Bortezomib; Uses, Dosage, Side Effects, Interactions, Pregnan

Bortezomib; Uses, Dosage, Side Effects, Interactions, Pregnan

Bortezomib is a dipeptide boronic acid analog with antineoplastic activity. Bortezomib reversibly inhibits the 26S proteasome, a large protease complex that degrades ubiquitinated proteins. By blocking the targeted proteolysis normally performed by the proteasome, bortezomib disrupts various cell signaling pathways, leading to cell cycle arrest, apoptosis, and inhibition of angiogenesis. Specifically, the agent inhibits nuclear factor (NF)-kappaB, a protein that is constitutively activated in some cancers, thereby interfering with NF-kappaB-mediated cell survival, tumor growth, and angiogenesis. In vivo, bortezomib delays tumor growth and enhances the cytotoxic effects of radiation and chemotherapy.

or

Bortezomib is an anti-cancer drug and the first therapeutic proteasome inhibitor to be used in humans. Proteasomes are cellular complexes that break down proteins. The boron atom within bortezomib catalytically binds the active site of the 26S proteasome with high affinity and specificity, thereby resulting in cell cycle arrest and apoptosis. In normal cells, the proteasome is involved in degradation of ubiquitylated proteins that have been tagged for destruction because they are damaged or unneeded by the cell. In some cancers, the proteins that normally kill cancer cells are broken down too quickly. Bortezomib interrupts this process and lets those proteins kill the cancer cells. It is approved in the U.S. and Europe for treating relapsed multiple myeloma and mantle cell lymphoma. In multiple myeloma, complete clinical responses have been obtained in patients with otherwise refractory or rapidly advancing disease.

Mechanism of Action of Bortezomib

Bortezomib is a reversible inhibitor of the chymotrypsin-like activity of the 26S proteasome in mammalian cells. The 26S proteasome is a large protein complex that degrades ubiquitinated proteins. The active site of the proteasome has chymotrypsin-like, trypsin-like, and postglutamyl peptide hydrolysis activity. The 26S proteasome degrades various proteins critical to cancer cell survival, such as cyclins, tumor suppressors, BCL-2, and cyclin-dependent kinase inhibitors. Inhibition of these degradations sensitizes cells to apoptosis. Bortezomib is a potent inhibitor of 26S proteasome, which sensitizes activity in dividing multiple myeloma and leukemic cells, thus inducing apoptosis. In addition, bortezomib appears to increase the sensitivity of cancer cells to traditional anticancer agents (e.g., gemcitabine, cisplatin, paclitaxel, irinotecan, and radiation).

or

Bortezomib, a modified dipeptidyl boronic acid, is an antineoplastic agent. The drug reversibly inhibits the 26S proteasome, a large protein complex that degrades ubiquitinated proteins. The ubiquitin-proteasome pathway plays an essential role in regulating the intracellular concentration of specific proteins, thereby maintaining homeostasis within cells. Inhibition of the 26S proteasome by bortezomib prevents targeted proteolysis and causes disruption of normal homeostatic mechanisms, which can lead to cell death. In vitro studies indicate that bortezomib is cytotoxic to a variety of cancer cell types. Bortezomib has been shown to cause a delay in tumor growth in vivo in tumor models, including multiple myeloma.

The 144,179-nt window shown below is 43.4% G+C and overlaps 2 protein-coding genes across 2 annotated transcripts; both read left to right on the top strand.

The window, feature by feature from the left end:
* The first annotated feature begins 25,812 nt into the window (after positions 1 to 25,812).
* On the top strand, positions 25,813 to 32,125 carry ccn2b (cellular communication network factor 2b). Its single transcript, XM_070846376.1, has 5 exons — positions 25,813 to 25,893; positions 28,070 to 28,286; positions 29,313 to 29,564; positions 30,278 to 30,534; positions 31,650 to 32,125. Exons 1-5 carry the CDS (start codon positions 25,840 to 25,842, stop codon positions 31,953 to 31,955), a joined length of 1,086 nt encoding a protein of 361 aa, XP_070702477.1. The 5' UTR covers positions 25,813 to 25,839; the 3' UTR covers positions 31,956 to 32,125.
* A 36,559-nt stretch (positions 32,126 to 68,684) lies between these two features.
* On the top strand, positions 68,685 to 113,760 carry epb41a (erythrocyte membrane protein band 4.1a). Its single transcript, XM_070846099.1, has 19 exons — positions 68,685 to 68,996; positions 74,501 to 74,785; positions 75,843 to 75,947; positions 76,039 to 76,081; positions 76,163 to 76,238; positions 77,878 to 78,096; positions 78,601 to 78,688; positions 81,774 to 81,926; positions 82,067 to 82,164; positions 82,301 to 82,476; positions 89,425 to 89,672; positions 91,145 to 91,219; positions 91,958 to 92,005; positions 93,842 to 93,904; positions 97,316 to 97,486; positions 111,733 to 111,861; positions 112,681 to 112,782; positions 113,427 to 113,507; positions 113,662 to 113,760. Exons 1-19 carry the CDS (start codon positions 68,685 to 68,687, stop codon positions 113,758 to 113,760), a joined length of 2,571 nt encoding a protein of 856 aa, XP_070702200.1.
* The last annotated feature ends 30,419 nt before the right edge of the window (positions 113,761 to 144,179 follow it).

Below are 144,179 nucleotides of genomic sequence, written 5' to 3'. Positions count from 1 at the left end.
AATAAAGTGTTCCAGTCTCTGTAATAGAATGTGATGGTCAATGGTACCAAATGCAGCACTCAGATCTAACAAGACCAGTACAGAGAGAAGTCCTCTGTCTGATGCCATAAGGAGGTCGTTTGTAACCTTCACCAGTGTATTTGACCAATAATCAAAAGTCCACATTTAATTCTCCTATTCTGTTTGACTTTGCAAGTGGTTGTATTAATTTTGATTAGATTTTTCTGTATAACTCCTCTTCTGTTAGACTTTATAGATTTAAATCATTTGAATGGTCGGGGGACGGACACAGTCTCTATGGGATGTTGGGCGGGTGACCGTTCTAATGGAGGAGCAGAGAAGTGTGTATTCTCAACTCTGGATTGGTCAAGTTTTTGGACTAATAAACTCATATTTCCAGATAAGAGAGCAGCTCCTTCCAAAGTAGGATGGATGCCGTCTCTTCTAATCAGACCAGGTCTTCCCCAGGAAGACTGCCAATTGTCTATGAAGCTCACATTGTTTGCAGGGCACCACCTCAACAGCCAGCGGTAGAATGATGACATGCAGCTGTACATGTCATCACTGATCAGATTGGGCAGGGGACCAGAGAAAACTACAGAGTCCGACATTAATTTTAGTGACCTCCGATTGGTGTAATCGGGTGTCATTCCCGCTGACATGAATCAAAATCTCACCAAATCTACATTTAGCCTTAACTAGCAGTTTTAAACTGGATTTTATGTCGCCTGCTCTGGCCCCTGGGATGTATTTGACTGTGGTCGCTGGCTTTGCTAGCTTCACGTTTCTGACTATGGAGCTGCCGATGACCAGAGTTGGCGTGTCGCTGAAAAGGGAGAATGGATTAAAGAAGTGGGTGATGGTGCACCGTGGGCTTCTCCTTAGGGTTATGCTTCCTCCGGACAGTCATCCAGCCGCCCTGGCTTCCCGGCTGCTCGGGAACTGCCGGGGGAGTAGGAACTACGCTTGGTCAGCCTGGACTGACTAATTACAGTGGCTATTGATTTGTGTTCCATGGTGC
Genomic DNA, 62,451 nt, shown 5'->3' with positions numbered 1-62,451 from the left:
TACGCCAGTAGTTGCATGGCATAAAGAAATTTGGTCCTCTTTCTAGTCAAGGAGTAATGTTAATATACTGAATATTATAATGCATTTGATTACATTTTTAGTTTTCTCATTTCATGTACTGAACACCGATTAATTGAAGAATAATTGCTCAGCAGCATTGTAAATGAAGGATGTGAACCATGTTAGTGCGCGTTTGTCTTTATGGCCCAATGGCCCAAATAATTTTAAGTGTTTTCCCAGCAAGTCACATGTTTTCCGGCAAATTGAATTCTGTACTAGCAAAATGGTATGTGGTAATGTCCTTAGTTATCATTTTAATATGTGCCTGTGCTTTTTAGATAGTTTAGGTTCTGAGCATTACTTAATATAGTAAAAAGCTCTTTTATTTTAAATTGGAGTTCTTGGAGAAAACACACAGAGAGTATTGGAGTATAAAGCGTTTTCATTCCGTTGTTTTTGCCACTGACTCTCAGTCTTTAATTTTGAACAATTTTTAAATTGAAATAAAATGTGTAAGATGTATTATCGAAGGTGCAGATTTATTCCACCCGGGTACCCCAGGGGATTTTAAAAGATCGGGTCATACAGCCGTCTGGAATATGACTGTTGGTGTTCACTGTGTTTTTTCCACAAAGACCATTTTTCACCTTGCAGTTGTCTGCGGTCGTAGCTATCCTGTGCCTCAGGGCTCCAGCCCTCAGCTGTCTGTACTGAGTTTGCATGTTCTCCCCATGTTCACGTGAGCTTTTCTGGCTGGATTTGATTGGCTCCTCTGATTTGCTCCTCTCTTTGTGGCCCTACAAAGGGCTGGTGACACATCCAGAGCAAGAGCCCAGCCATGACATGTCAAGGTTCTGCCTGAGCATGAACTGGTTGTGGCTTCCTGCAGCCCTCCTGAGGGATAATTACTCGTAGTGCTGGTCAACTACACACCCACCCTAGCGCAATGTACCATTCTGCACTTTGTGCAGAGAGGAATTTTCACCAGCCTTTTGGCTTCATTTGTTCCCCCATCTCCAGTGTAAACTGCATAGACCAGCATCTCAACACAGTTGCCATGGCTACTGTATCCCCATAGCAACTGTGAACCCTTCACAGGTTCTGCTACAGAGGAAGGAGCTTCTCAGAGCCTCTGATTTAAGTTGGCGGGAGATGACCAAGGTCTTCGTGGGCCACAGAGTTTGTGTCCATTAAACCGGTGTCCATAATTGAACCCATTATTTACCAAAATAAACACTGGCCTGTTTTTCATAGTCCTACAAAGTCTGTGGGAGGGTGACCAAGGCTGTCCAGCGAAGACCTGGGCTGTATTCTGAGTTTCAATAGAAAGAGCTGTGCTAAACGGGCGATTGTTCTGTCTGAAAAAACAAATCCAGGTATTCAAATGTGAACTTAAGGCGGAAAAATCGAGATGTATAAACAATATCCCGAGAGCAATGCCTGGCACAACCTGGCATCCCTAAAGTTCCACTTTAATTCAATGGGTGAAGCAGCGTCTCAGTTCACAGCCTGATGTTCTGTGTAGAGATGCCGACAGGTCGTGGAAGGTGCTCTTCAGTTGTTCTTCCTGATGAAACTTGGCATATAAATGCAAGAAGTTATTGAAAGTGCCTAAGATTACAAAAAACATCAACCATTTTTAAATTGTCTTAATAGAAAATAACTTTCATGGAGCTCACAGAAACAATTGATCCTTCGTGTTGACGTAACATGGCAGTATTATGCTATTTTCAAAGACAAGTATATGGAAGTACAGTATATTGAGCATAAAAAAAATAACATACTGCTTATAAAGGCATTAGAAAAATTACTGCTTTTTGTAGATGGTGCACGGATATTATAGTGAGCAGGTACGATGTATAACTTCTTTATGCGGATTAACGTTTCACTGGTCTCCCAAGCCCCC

Indications of Bortezomib

  • Lymphoma
  • Mantle Cell Lymphoma
  • Multiple Myeloma
  • Mantle Cell Lymphoma (MCL)
  • Treatment of mantle cell lymphoma
  • Treatment of multiple myeloma (who had previously responded to treatment with this drug and who have relapsed at least 6 months after completing treatment)

From FDA Level

  • Bortezomib Accord as monotherapy or in combination with pegylated liposomal doxorubicin or dexamethasone is indicated for the treatment of adult patients with progressive multiple myeloma who have received at least 1 prior therapy and who have already undergone or are unsuitable for hematopoietic stem cell transplantation.
  • Bortezomib Accord in combination with melphalan and prednisone is indicated for the treatment of adult patients with previously untreated multiple myeloma who are not eligible for high dose chemotherapy with hematopoietic stem cell transplantation.
  • Bortezomib Accord in combination with dexamethasone, or with dexamethasone and thalidomide, is indicated for the induction treatment of adult patients with previously untreated multiple myeloma who are eligible for high-dose chemotherapy with hematopoietic stem cell transplantation.
  • Bortezomib Accord in combination with rituximab, cyclophosphamide, doxorubicin, and prednisone is indicated for the treatment of adult patients with previously untreated mantle cell lymphoma who are unsuitable for hematopoietic stem cell transplantation.
  • Bortezomib Hospira as monotherapy or in combination with pegylated liposomal doxorubicin or dexamethasone is indicated for the treatment of adult patients with progressive multiple myeloma who have received at least 1 prior therapy and who have already undergone or are unsuitable for hematopoietic stem cell transplantation.